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Sheriff's candidate faces new lawsuit

The attorney for a man who brought a federal lawsuit against Mower County sheriff's Sgt. Jeff Ellis denied Friday it was politically motivated.

The lawsuit, filed Wednesday in U.S. District Court, alleges Ellis and his canine partner, Tazer, used unnecessary and excessive force while arresting Peter Alan Vought in July 2007.

Ellis is challenging incumbent Sheriff Terese Amazi in Tuesday's election.

"We gave (Ellis) notice of claim the first or second of September in order for them to respond, to work toward a settlement," said Duane Kennedy, of Kennedy Law Office in Rochester.

"He had written notice a month and a half ago, and we didn't hear anything back from his attorney — not a letter, not a phone call," he said. "He wasn't blind-sided by this, not at all."


The fact that the suit comes three years after the incident that sparked the case isn't unusual either, said Kennedy, who is representing Vought, 47, of Owatonna.

Vought is essentially a transient, the attorney said.

According to the original complaint against Vought, a couple claimed he had broken into an apartment and slashed at a man's legs with a knife and threatened to kill both of them.

Vought fled when police arrived, so Ellis and Tazer were called to track and apprehend him.

Vought was convicted in 2008 of fifth-degree assault and terroristic threats in the incident.

As part of the lawsuit against Ellis, Kennedy claims Vought's civil rights were violated when Ellis allowed Tazer to bite him. Vought allegedly suffered puncture wounds to the upper thigh and buttocks when he was apprehended.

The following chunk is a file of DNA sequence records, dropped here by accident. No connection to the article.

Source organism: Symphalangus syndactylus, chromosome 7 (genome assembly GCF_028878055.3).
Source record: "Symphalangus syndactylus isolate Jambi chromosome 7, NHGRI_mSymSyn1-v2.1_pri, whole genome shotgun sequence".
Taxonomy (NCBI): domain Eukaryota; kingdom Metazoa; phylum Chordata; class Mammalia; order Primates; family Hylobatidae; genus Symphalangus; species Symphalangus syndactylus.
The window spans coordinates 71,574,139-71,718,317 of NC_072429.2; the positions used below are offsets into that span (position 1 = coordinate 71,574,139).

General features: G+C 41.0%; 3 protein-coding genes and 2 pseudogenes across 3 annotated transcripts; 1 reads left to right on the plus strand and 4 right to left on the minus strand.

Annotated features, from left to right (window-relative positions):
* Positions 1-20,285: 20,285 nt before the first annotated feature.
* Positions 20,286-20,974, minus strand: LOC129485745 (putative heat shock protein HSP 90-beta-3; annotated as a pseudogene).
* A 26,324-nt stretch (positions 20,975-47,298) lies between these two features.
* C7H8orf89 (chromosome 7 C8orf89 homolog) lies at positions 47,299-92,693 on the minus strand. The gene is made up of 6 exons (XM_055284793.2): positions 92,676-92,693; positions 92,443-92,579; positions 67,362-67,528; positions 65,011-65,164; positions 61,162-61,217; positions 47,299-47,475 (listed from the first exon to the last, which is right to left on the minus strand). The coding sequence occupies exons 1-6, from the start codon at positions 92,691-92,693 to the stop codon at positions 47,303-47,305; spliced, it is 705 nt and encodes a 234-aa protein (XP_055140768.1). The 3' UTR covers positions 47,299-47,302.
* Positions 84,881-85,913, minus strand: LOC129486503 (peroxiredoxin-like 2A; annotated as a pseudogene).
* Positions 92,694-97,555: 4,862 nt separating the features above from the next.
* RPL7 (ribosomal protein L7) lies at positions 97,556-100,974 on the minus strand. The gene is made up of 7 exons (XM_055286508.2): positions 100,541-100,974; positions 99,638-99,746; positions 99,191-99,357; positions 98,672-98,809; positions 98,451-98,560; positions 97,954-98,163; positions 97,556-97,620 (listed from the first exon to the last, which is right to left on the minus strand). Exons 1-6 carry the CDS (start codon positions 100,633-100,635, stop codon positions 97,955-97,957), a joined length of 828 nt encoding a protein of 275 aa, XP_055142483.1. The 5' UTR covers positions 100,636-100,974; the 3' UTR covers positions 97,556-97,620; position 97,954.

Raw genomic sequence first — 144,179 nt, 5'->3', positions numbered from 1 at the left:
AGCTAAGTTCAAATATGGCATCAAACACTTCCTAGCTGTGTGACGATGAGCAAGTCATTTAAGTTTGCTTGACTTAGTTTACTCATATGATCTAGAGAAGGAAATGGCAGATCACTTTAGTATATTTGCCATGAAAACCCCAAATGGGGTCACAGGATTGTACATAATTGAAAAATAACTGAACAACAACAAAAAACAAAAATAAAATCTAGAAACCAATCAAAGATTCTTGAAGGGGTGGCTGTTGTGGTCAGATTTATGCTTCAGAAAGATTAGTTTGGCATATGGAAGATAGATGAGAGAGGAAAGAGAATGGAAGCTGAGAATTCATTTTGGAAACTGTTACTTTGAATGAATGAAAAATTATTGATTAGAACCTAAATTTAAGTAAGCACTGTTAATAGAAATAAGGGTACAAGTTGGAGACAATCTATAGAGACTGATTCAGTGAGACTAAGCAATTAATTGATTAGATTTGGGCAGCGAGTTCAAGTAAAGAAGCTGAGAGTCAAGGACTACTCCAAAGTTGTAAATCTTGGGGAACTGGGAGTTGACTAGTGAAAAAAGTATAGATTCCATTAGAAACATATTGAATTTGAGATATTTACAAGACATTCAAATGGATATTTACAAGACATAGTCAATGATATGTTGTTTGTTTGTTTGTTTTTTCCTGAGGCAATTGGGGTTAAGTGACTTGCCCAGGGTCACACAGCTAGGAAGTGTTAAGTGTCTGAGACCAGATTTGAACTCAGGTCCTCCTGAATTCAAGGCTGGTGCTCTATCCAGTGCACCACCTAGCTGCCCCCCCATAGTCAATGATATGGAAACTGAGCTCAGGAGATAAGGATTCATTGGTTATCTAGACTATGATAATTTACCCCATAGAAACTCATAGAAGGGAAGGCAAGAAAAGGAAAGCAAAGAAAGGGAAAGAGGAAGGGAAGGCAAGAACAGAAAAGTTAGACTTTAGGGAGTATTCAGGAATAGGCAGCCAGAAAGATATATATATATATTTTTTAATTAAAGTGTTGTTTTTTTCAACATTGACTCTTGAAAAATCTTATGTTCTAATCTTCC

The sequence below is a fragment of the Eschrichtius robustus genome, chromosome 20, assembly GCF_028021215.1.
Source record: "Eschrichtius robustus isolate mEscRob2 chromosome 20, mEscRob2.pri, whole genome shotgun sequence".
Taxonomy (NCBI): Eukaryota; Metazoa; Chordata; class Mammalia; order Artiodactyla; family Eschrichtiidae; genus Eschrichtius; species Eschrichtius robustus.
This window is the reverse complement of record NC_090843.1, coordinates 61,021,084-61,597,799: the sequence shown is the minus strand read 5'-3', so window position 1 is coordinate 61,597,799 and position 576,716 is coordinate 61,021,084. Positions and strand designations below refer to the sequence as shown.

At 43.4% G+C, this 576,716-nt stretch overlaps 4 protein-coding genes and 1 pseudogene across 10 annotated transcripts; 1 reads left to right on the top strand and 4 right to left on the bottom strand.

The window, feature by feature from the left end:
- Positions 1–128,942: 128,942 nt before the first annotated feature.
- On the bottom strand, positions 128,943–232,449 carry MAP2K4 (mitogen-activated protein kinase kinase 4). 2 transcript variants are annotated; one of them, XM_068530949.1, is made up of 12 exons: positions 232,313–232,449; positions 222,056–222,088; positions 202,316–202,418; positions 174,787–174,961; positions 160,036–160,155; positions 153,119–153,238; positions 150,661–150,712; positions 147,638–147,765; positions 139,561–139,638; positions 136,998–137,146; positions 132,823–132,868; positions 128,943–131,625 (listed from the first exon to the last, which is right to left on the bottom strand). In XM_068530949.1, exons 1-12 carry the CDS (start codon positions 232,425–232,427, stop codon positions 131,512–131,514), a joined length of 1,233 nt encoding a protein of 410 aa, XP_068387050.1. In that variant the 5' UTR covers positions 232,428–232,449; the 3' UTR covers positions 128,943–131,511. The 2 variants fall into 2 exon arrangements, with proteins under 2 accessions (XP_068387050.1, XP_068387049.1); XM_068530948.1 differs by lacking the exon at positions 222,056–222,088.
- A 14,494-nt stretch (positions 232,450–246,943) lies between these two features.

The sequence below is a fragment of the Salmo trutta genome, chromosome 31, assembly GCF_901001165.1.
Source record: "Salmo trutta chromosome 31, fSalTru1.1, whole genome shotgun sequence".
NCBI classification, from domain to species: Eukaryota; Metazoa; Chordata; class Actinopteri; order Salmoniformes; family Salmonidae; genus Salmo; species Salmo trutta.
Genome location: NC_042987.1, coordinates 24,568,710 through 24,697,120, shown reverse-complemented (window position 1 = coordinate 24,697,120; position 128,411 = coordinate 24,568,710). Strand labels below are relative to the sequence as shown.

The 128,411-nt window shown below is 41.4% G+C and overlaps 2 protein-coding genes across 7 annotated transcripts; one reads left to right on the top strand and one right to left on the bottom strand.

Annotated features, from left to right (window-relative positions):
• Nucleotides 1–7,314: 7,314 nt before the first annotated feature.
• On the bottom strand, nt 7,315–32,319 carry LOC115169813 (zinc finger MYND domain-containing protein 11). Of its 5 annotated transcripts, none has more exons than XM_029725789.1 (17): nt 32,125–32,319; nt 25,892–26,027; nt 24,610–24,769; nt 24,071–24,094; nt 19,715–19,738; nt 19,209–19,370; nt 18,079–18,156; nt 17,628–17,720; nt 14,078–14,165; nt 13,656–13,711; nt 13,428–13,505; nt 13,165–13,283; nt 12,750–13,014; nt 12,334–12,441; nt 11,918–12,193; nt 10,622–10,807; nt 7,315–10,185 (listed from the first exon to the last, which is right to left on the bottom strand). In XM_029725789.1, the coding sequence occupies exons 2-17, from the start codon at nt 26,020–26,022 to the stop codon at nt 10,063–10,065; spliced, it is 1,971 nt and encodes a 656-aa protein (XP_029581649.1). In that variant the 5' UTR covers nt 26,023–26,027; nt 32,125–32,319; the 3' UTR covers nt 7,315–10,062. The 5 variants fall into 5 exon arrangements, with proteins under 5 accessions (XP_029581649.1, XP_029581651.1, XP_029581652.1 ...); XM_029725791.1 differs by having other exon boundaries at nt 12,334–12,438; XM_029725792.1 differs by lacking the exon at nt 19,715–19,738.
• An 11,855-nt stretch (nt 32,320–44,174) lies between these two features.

No mention of Vought's injuries were made in the original criminal complaint against him.

According to his lawsuit, however, Vought "suffered serious, permanent injuries and, since July 4, 2007, has suffered and continues to suffer special damages including medical costs, as a direct and proximate result of the illegal seizure and excessive force used against him by Ellis in violation of his constitutional rights."


In addition, Kennedy said, "he's seriously mentally ill — so he shouldn't have been bit by a police dog."

Ellis will be represented by Jason Hiveley, who represented him on a similar claim from 2007 to 2009. A jury found Ellis not guilty in that case.

Amazi called the lawsuit "a baseless claim" Friday morning, and also questioned its timing.

"Definitely, the time frame would be suspicious on the part of the (filing) attorney," she said.

"I would hope this is dismissed, and it works out in the court in Jeff's and the county's favor," Amazi said.

Vought is seeking damages in excess of $75,000 for mental anguish, pain and suffering and humiliation.

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